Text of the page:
While recent reports by the Carbon Disclosure Project and Economist Intelligence Unit indicate higher valuations for sustainability engaged organizations, this is underpinned by recent empirical studies showing that the negative impact on value for low eco-efficiency is larger in magnitude to the positive effect on the high eco-efficiency company. Additionally, the valuation differential between the most eco-efficient companies and the least eco-efficient companies increases over time. Therefore, managers have no reason to worry that an environmental and social sustainability policy conflicts with the company’s primary financial objectives.
Moreover, poor environmental performance could suggest a sign of operational inefficiency, which ultimately leads to competitive disadvantages.
So the process of understanding value creation and destruction — as well as the implications it has for both businesses and the financial institutions that support them — needs to be understood . Inevitably, to develop a robust policy towards eco-efficiency, support needs to be garnered from the CFO, who has a unique vantage of operations by seeing it from a purely financial paradigm. Therefore, CFOs are having to become more strategic as they become used to the balancing act of profit and the credo of sustainability being connected. They also need to make environmental considerations accountable, treating them with the same level of transparency as the financial metrics. As such, sustainability bridges the gap between consideration of the capital that has been consumed, such as the depreciation of capital equipment, vehicles, office equipment etc., and the cost, additional to their purchase, in running and maintaining them. This makes the process of tracking environmental, social and economic costs and benefits across the organization — its assets and operational activities — easier, thus avoiding poorly measured random environmental projects. It also creates a sustained process of intended actions, clear outcomes and business benefits. Sustainability also offers risk mitigation against the failure to disclose environmental risk, leading to protection against reputation damage and poor peer rankings in investor research.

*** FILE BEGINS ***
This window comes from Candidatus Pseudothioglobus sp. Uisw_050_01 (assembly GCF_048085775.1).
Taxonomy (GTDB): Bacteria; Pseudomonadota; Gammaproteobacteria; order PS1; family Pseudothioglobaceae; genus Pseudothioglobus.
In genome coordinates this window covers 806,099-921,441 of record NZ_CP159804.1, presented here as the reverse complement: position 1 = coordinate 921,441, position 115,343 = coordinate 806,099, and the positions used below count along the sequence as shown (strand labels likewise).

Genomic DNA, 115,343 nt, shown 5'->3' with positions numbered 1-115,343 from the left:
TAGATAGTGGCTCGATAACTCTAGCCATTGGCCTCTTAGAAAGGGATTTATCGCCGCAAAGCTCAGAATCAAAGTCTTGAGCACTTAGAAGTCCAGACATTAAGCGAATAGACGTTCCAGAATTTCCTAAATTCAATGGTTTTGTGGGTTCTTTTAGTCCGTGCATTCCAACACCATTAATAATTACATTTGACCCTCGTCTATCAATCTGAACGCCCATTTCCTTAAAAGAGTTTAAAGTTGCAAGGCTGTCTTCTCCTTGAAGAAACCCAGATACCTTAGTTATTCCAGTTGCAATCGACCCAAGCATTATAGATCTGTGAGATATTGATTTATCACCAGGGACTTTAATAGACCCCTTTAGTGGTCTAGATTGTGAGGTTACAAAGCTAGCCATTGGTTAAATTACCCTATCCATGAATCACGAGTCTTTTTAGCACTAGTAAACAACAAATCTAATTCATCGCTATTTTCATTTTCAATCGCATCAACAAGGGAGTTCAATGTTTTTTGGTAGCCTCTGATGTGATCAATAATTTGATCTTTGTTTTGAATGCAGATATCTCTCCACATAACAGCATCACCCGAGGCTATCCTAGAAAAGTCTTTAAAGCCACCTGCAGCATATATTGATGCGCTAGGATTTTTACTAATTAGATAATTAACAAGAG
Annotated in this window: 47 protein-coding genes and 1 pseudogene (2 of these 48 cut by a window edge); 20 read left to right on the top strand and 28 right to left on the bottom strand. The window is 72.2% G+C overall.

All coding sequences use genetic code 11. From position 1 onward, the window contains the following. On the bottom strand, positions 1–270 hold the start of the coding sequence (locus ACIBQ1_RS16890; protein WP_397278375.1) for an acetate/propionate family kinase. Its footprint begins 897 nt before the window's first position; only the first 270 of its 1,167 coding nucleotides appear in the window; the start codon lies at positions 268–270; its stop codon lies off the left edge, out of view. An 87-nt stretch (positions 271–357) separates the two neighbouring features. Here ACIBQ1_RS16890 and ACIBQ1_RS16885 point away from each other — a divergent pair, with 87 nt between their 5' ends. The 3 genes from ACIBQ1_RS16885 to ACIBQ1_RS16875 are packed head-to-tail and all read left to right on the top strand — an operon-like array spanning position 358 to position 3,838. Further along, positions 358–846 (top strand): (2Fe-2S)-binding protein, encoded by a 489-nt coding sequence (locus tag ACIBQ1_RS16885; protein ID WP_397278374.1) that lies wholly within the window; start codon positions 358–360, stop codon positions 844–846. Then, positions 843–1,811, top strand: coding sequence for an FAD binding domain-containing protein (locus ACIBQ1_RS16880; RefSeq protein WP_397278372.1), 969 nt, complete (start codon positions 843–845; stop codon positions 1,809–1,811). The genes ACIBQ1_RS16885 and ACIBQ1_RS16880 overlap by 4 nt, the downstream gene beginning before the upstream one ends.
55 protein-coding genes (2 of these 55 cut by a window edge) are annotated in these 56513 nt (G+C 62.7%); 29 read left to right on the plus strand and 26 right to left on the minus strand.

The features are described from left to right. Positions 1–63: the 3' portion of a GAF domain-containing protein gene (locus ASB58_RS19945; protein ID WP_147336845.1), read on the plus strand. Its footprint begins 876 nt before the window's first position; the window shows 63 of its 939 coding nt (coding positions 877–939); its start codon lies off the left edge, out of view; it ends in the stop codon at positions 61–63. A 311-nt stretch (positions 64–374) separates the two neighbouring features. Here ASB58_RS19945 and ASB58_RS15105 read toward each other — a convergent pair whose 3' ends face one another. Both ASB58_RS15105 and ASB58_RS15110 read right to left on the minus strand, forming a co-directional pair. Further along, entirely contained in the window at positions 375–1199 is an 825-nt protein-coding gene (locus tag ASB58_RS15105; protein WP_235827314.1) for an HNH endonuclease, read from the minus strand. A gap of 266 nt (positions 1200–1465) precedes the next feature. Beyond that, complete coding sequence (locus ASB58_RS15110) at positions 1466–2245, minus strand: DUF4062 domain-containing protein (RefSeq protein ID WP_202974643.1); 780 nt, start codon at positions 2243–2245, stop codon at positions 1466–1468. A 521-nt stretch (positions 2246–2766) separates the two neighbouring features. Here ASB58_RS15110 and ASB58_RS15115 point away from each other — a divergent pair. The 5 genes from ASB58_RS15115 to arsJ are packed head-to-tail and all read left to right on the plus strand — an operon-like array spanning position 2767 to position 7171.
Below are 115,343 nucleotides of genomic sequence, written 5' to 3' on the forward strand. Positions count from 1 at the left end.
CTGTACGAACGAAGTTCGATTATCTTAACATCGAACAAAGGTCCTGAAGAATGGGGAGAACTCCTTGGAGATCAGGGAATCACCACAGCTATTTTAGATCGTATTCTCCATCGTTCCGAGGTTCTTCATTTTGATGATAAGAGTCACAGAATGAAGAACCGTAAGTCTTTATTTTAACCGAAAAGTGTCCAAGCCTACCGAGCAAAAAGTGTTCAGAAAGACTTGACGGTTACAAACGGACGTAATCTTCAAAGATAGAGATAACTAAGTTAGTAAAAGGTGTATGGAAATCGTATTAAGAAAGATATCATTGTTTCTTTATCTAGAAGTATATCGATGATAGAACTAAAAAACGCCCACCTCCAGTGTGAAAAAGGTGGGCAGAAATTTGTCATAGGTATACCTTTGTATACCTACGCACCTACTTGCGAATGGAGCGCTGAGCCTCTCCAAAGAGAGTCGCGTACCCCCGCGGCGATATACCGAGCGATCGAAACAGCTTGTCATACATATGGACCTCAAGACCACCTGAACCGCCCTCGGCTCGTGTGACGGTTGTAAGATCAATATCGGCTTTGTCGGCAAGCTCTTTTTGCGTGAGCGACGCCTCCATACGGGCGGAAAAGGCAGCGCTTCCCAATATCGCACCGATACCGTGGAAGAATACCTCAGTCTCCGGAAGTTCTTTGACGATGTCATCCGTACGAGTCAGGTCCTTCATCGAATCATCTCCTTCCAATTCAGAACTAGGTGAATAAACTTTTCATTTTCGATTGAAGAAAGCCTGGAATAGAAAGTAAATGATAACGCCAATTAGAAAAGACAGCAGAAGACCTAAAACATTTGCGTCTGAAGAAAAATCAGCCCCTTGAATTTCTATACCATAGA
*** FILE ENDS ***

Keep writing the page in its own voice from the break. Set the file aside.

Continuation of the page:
However, CFOs must connect with energy management and sustainability teams, moving from isolated teams to pervasive aspects of all critical business functions and maintaining robustness in verification and substantiation of developed Key Performance Indicators and associated metrics. This in turn will create visibility and inclusion of sustainability into core business practices and accountability processes. For example, elements such as capital requests would now include energy and resource consumption, enabling the ability to apply whole-life cost analysis of asset ownership, and initiate post-project measurement and verification, critical to delivering confidence in current and future energy and resource project savings claims.
Likewise, with innovative technology being looked upon as a key to eco-efficiency, it is not a panacea for all the ills on its own. Why? Because, while investment in low-carbon technologies will help reduce energy consumption and greenhouse gas emissions, to optimize such investments, the procurement of such technologies must be linked to the company wide sustainability strategy; holistically linking organizational processes to these new technologies.
This is part one of a three-part series. Look for part two next week.
Christopher Gleadle is author of Sustainable Growth Through Sustainable Business and, senior partner at the sustainability performance agency The CMG Consultancy.